Scribble Quilting

Ann Baldwin May invented the term “Scribble Quilting” to describe a quilting technique used for a quilt an auction quilt she donated to her local guild.  It is now her favorite way of quilting her work.   Here is her description of that process.

Scribble Quilting is a colorful, artful way to quilt.  Are you stuck in stitch-in-the-ditch?  Are you a bit bored with straight line quilting?  Maybe it’s time for you to try Scribble Quilting.  All you need to get started is a walking foot, a quilt sandwich ready to quilt and different colors of thread.  Take this opportunity to play with thread color; be aware that it can change depending on what it is on or near.  Free yourself from perfectly matching the thread to the top fabric.  Think about the lines you are making while quilting.  In Scribble Quilting, the lines cross each other, creating positive and negative space.  The actual sewing lines are the positive space, and the negative spaces are the shapes created by the lines.  Lines undulate, curve and wave.  Do the lines you’ve made draw your eye and keep your interest?

Like many great ideas, Scribble Quilting was discovered by accident.  I was making a baby quilt and decided to quilt curvy lines with my walking foot instead of straight ones.  I used one of the built-in stitches on my sewing machine which made regular, gentle curves.  Soon, I wanted to make the curves wider.  Switching back to my usual straight stitch, I began gently moving the quilt from side to side by hand to make wider curves than my built-in stitch had allowed.   It was fun, and the lines looked more interesting.  I kept quilting, experimenting with contrasting thread colors, and finished many of my art quilts this way.

I called this technique Scribble Quilting because, during my thirty-eight years of teaching, I noticed that some students showed their frustration with what they considered unsuccessful art projects by scribbling all over them with four or five different crayons or pens.  It always caught my attention; to me, it looked like a party with confetti falling all over.  As I quilted my pieces, drawing lines with multiple colors and crossing over them repeatedly, it reminded me of scribbling.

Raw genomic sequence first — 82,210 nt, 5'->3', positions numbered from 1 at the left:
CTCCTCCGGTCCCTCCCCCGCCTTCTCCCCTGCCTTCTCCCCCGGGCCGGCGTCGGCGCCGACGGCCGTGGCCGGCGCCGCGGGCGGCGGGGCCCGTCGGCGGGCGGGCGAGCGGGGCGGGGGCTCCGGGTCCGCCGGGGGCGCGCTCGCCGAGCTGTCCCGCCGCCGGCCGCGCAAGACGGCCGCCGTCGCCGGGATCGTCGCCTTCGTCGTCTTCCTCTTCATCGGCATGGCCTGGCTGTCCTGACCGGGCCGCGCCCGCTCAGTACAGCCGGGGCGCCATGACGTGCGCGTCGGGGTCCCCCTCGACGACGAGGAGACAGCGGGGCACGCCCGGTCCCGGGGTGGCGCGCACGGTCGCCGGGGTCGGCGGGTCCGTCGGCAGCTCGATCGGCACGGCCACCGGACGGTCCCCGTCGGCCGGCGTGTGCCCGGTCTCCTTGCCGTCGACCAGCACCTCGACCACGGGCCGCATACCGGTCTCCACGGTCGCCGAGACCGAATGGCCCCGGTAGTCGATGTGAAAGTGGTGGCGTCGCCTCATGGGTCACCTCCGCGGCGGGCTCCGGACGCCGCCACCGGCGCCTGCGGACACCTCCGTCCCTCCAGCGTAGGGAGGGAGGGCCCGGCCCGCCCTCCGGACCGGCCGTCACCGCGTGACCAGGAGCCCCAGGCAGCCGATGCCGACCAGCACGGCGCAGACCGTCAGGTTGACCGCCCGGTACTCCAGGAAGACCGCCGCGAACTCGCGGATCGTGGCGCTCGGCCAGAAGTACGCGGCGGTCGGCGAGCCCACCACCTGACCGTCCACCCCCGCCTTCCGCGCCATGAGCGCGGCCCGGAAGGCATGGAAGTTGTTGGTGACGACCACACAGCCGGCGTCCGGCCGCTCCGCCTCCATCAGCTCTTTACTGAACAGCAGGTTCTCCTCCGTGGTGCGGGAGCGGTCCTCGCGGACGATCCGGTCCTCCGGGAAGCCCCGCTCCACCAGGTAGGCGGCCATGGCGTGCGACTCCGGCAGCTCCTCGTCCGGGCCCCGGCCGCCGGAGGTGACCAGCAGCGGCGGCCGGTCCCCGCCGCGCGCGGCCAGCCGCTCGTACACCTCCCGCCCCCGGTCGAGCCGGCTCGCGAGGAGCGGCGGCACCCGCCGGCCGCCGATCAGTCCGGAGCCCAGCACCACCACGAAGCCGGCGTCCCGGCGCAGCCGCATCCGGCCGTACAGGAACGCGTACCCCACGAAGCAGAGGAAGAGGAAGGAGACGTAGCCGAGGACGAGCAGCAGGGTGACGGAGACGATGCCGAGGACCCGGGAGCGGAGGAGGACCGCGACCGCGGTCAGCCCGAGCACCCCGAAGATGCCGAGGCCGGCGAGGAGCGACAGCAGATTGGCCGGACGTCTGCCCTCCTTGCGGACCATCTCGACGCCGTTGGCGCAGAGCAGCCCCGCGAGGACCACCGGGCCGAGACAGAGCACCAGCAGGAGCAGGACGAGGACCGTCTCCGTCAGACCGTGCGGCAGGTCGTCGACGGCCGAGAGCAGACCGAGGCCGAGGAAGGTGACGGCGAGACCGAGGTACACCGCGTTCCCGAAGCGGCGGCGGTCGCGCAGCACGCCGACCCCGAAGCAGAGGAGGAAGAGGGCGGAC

As I continued to Scribble Quilt, I found that even slight variations in the color of the quilting threads added subtle interest to a quilt top.  More color is more interesting. For example, I bought a spool of chartreuse (yellow green) thread at a flea market several years ago.  I never wear this color and had not tried it in quilting, but this thread has become one of my favorites because of the way it plays with other colors.  It brightens green or black fabric, and it often reads as yellow.  I encourage you to play with the thread to see how it changes, depending on the color of the fabric.   More color is more interesting, with one exception.  I tried variegated thread but was not satisfied with the results, because I had no control over when the colors changed and because the bobbin thread didn’t match the top thread.

Are you ready to start Scribble Quilting?  Begin each project by quilting straight lines about 5  inches apart using a walking foot.  Stitch-in-the-ditch works well to hold the quilt sandwich together.  Remove the pins to avoid sewing over them.  After you’ve finished straight-line quilting to secure the quilt sandwich, change to another thread color.  Quilt several lines in one color, spreading them out across the quilt top and gently moving the quilt sandwich from side to side as you sew from one edge of the quilt to the other.  Change thread color and continue quilting, making wider curves so that the quilting lines cross.  Keep quilting until the quilting is evenly spaced and you are happy with the way the lines cross each other.

Instructions

1)       Prepare a quilt sandwich by pinning together the backing, batting and top (step 1).

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2)      Decide where to start quilting.  In the beginning, it’s easiest to start on one side and go to the opposite side.

3)       Begin by using a walking foot to make straight lines of stitching about 5 inches apart.  Stitch in the ditch if you want.  (step 2).

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4)      Now begin sewing curved lines of quilting, still using a walking foot.  Begin curved quilting on the edge of the quilt, near the middle of one side.  Pull the quilt taut with both hands as you quilt.  Gently move the sandwich from side to side as the machine stitches.  Use your needle down position in case you have to stop.  Stop quilting to readjust the quilt sandwich.  Avoid jerky movements.  The quilting thread should form a smooth, flowing line (step 3).

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PROBLEM SOLVING:   If your line of stitches moves abruptly to one side, stop immediately.  Remove stitches until you have enough to thread a needle, then bury the threads in the batting.  Continue quilting, starting at the end of the line of stitching.  If you don’t want to stop or don’t notice the mistake until later, stitch another line of quilting which crosses the first line at the point where the mistake occurred (step 4).  This will make the mistake less noticeable.

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5)       As you quilt, check the back of the sandwich to see if some areas need more quilting.  The quilting lines should be balanced from one area of the quilt to another (step 5).   Keep quilting until you like the way it looks.  If you’re not happy, add wavy lines in contrasting colors, crossing more lines of quilting.

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6)      Bind the quilt using your favorite technique.

Welcome to the joy of Scribble Quilting!